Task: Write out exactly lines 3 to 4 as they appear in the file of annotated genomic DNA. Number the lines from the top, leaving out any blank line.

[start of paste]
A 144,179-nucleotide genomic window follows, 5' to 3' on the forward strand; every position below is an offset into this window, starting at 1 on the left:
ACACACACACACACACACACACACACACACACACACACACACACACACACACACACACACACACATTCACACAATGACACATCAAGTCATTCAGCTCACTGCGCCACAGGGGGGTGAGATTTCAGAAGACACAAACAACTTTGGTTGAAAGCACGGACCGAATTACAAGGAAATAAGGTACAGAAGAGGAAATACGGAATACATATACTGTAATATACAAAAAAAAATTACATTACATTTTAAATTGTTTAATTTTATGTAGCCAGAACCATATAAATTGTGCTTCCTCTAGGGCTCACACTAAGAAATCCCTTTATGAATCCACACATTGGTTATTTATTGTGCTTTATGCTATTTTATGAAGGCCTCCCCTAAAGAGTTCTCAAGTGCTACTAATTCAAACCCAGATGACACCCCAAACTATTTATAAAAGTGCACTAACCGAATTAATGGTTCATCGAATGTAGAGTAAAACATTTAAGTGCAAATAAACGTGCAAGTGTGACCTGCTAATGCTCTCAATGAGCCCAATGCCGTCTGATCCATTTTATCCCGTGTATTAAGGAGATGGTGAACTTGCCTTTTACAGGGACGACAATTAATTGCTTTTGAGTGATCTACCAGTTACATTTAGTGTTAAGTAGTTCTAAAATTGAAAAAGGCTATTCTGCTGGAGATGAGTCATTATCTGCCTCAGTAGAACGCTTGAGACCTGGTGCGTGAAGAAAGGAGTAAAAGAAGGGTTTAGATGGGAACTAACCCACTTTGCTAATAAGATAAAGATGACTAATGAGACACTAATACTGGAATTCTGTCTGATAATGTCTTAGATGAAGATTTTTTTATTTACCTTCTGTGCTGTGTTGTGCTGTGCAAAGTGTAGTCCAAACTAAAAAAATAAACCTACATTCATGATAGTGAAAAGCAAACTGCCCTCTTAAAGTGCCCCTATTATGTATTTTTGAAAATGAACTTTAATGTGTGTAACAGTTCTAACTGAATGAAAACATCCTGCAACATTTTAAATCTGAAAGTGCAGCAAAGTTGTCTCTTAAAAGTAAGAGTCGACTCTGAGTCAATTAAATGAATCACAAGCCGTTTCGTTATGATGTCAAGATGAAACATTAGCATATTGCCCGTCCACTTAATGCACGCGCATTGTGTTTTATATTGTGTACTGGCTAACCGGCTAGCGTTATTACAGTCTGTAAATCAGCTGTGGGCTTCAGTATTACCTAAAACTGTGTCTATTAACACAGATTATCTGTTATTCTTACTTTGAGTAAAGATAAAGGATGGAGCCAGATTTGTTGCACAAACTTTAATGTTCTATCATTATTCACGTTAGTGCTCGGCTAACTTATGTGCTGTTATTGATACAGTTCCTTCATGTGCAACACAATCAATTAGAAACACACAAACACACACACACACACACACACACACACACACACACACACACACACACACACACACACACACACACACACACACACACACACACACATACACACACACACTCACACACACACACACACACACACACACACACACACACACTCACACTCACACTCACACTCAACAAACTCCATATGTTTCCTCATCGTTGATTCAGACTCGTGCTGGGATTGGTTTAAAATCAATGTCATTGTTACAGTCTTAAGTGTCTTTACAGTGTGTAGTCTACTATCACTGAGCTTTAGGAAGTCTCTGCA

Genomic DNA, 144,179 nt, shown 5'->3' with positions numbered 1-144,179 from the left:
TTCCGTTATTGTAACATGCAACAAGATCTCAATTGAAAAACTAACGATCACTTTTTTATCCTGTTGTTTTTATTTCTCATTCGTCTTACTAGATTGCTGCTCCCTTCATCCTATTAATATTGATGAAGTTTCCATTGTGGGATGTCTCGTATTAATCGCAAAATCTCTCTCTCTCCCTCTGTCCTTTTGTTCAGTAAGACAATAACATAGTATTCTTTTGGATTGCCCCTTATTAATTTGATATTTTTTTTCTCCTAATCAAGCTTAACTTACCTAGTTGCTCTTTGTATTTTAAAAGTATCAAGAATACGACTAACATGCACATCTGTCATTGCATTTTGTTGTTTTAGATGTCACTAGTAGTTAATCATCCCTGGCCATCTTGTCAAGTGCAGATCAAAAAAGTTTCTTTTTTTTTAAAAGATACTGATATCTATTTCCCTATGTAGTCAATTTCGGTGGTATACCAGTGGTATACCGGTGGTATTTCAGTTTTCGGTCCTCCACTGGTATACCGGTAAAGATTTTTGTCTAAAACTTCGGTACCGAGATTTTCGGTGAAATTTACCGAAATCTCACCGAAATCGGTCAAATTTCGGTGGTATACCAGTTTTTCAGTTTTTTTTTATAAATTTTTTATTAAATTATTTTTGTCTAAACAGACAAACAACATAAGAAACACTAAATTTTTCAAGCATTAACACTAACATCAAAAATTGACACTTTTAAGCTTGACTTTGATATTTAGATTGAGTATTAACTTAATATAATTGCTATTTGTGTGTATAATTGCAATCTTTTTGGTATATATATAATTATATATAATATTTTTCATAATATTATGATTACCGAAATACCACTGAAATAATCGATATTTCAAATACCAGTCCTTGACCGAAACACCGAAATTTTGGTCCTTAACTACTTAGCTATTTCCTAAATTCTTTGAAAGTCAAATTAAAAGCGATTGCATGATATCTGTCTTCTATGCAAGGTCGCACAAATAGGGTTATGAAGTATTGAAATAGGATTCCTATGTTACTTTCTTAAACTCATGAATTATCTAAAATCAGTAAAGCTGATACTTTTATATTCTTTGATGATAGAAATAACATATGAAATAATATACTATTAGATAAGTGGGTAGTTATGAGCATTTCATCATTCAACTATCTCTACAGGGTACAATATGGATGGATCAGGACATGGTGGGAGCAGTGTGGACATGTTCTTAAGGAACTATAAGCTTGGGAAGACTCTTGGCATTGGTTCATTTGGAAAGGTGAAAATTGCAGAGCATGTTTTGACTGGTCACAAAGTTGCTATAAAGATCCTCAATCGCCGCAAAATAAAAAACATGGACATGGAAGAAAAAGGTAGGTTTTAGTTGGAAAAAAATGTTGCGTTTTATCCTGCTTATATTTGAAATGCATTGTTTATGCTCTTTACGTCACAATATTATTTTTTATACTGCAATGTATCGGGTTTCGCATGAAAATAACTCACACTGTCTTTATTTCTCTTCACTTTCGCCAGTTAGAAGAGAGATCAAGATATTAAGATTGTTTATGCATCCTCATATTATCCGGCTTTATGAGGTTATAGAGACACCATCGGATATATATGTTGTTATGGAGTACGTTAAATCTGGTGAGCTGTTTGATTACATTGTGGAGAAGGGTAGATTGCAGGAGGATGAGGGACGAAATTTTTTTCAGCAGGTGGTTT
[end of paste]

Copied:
Genomic DNA, 144,179 nt, shown 5'->3' with positions numbered 1-144,179 from the left:
TTCCGTTATTGTAACATGCAACAAGATCTCAATTGAAAAACTAACGATCACTTTTTTATCCTGTTGTTTTTATTTCTCATTCGTCTTACTAGATTGCTGCTCCCTTCATCCTATTAATATTGATGAAGTTTCCATTGTGGGATGTCTCGTATTAATCGCAAAATCTCTCTCTCTCCCTCTGTCCTTTTGTTCAGTAAGACAATAACATAGTATTCTTTTGGATTGCCCCTTATTAATTTGATATTTTTTTTCTCCTAATCAAGCTTAACTTACCTAGTTGCTCTTTGTATTTTAAAAGTATCAAGAATACGACTAACATGCACATCTGTCATTGCATTTTGTTGTTTTAGATGTCACTAGTAGTTAATCATCCCTGGCCATCTTGTCAAGTGCAGATCAAAAAAGTTTCTTTTTTTTTAAAAGATACTGATATCTATTTCCCTATGTAGTCAATTTCGGTGGTATACCAGTGGTATACCGGTGGTATTTCAGTTTTCGGTCCTCCACTGGTATACCGGTAAAGATTTTTGTCTAAAACTTCGGTACCGAGATTTTCGGTGAAATTTACCGAAATCTCACCGAAATCGGTCAAATTTCGGTGGTATACCAGTTTTTCAGTTTTTTTTTATAAATTTTTTATTAAATTATTTTTGTCTAAACAGACAAACAACATAAGAAACACTAAATTTTTCAAGCATTAACACTAACATCAAAAATTGACACTTTTAAGCTTGACTTTGATATTTAGATTGAGTATTAACTTAATATAATTGCTATTTGTGTGTATAATTGCAATCTTTTTGGTATATATATAATTATATATAATATTTTTCATAATATTATGATTACCGAAATACCACTGAAATAATCGATATTTCAAATACCAGTCCTTGACCGAAACACCGAAATTTTGGTCCTTAACTACTTAGCTATTTCCTAAATTCTTTGAAAGTCAAATTAAAAGCGATTGCATGATATCTGTCTTCTATGCAAGGTCGCACAAATAGGGTTATGAAGTATTGAAATAGGATTCCTATGTTACTTTCTTAAACTCATGAATTATCTAAAATCAGTAAAGCTGATACTTTTATATTCTTTGATGATAGAAATAACATATGAAATAATATACTATTAGATAAGTGGGTAGTTATGAGCATTTCATCATTCAACTATCTCTACAGGGTACAATATGGATGGATCAGGACATGGTGGGAGCAGTGTGGACATGTTCTTAAGGAACTATAAGCTTGGGAAGACTCTTGGCATTGGTTCATTTGGAAAGGTGAAAATTGCAGAGCATGTTTTGACTGGTCACAAAGTTGCTATAAAGATCCTCAATCGCCGCAAAATAAAAAACATGGACATGGAAGAAAAAGGTAGGTTTTAGTTGGAAAAAAATGTTGCGTTTTATCCTGCTTATATTTGAAATGCATTGTTTATGCTCTTTACGTCACAATATTATTTTTTATACTGCAATGTATCGGGTTTCGCATGAAAATAACTCACACTGTCTTTATTTCTCTTCACTTTCGCCAGTTAGAAGAGAGATCAAGATATTAAGATTGTTTATGCATCCTCATATTATCCGGCTTTATGAGGTTATAGAGACACCATCGGATATATATGTTGTTATGGAGTACGTTAAATCTGGTGAGCTGTTTGATTACATTGTGGAGAAGGGTAGATTGCAGGAGGATGAGGGACGAAATTTTTTTCAGCAGGTGGTTT